Cleansing Fire

Defending Truth and Tradition in the Roman Catholic Church

It hit the fan (and the fans) of Cardinal Burke

November 8th, 2014, Promulgated by Diane Harris

Even though we knew it was coming, it is hard not to flinch as the stuff starts to get hurled.  Here is a link to the secular, but not the overly secular, media report on   but it isn’t on Zenit yet, although I don’t expect much spin — just a factual report.  Just as the liberal “give Pelosi Communion” Cardinal Wuerl replaced Cardinal Burke in the Congregation of Bishops, I expect quite a liberal replacement for Cardinal Burke as head of the Apostolic Signatura, possibly a younger (turns out only 4 years younger)  more pliant person who doesn’t yet have a trail of speaking out strongly for the Church. Probably someone who speaks Italian or Spanish.   He speaks French, but probably a number of other languages.  Of concern, is that it will be someone who supports the idea of turning over annulments to local bishops, without Vatican oversight.  Thus, the conservative bishops will go by the rule book; i.e. an annulment really means a marriage did not take place.  More liberal bishops will throw in a few handfuls of their version of Synodial mercy; i.e. looking the other way. I am afraid the localization of the annulment process will take place even before the next Synod, as a way around the excellent theological writings of Cardinal Burke and others (see review, below, of the book calling for faithfulness to Christ) and the resistance of other faithful Cardinals.  Localization likely leads to variable enforcement of Church Law, eroding the very meaning of the word “Catholic,” IMO.

Obviously Pope Francis is not a fan of “Keep your friends close and your enemies closer,” not that Cardinal Burke is an enemy, except of the enemies of God.  But he is a man with his own soul to bring Home, and he seems to know that, just like St. Paul.  Keeping those who disagree “close” is the strategy which strong managers pursue. If, as the Newsmax article said, Pope Francis really wants to avoid division in the ranks of the prelates, this would not be the way to do it.  But I am not sure if he has the management expertise that would enable him to know how to handle dissenters.  And he does seem to have weak advisers (like Fr. Rosica.)  If Pope Francis is resigned to division, this accomplishes it in part, and that is a bad sign, because division there will be.  Things are easier to tear apart than put back together.  We knew it was coming, but it is a very sad day.  But we know too that it is all under the wings of the Holy Spirit, and so we pray for all involved, including ourselves.

I’ll post the link later when we get the Zenit update (which usually does not have a Saturday edition; just a weekend wrap-up.)  At the time of posting, the announcement also is not on the USCCB website.

Just released in LifeSiteNews: Replacing Cardinal Burke at the Apostolic Signatura will be Archbishop Dominique Mamberti, currently the pope’s foreign ministerScreenShot014, with Nuncio experience, more administrative than pastoral.     Moroccan by birth.      Archbishop Mamberti is considered an expert on Latin America, the United Nations, Africa, the Middle East and Islam.   Also see:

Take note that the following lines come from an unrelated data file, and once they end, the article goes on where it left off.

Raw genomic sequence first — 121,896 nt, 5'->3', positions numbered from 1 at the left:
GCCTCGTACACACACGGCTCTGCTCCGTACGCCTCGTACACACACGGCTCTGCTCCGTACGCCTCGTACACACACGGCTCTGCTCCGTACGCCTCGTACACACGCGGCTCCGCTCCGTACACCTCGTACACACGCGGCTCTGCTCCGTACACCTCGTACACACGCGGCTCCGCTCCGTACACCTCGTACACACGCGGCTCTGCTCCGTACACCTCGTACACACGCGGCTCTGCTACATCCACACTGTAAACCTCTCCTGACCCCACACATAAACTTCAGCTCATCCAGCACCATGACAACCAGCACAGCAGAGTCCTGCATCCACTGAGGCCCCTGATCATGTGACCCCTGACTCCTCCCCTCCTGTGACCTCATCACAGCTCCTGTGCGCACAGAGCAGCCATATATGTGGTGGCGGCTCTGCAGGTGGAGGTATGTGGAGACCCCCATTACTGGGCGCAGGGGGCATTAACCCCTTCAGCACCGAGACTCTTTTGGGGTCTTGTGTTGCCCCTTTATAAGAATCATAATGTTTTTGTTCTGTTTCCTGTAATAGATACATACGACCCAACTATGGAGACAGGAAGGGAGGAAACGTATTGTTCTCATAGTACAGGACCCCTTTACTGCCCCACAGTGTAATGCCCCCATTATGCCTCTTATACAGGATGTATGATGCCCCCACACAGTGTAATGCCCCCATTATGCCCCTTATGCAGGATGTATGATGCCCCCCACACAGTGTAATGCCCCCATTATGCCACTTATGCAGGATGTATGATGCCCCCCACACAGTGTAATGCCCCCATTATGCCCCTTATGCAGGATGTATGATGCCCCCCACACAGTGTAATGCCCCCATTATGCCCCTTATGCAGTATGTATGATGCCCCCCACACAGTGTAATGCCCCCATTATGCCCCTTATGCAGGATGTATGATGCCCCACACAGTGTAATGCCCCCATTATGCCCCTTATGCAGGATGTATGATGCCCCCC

3 Responses to “It hit the fan (and the fans) of Cardinal Burke”

  1. annonymouse says:

    I think it’s fair to ask if Archbishop Mamberti has any expertise in canon law. One would think that expertise in canon law and pastoral experience would be prerequisites for the Vatican’s equivalent of Chief Justice of the Supreme Court. It is not obvious that +Mamberti has either, as the last twelve years have all been in foreign service.

    As supreme legislator and Vicar of Christ, the Holy Father gets to make these decisions, but it sure appears to be a headscratcher.

  2. SykesFive says:

    Archbishop Mamberti is certainly not “Moroccan by birth.” He is French, and more specifically “pied-noir,” which is the term for French and other European settlers in French North Africa (Algeria, Morocco, and Tunisia). Nearly all pieds-noirs left French North Africa when France lost control of the region in 1956-62, and most who stayed left shortly thereafter.

    Mamberti’s last name suggests he has Italian ancestry. In the nineteenth century, many Italians did settle in French North Africa, straight from Italy. France wanted European settlers. (The same factors that drove Italians to leave Italy for the United States, Argentina, etc. were in play, and Italy had no colonies until 1912.) But many Italians also settled in France or for that matter lived in areas that became part of France, from which they then moved to French North Africa. So without knowing more it’s impossible to say how far removed Mamberti’s Italian ancestry is. (Another way of putting this is that Italian surnames are common in France, and don’t really tell you whether the person moved from Italy last week or the person’s family lived in Nice or Corsica for centuries, or something even more complicated happened as likely happened in Mamberti’s case.)

  3. Sid says:

    Nice post, Sykes. Regarding Italian names in France, the obvious example is of course “Bonaparte”, Italians who settled in Corsica. One scion attained some measure of fame or notoriety, depending upon your perspective. 🙂

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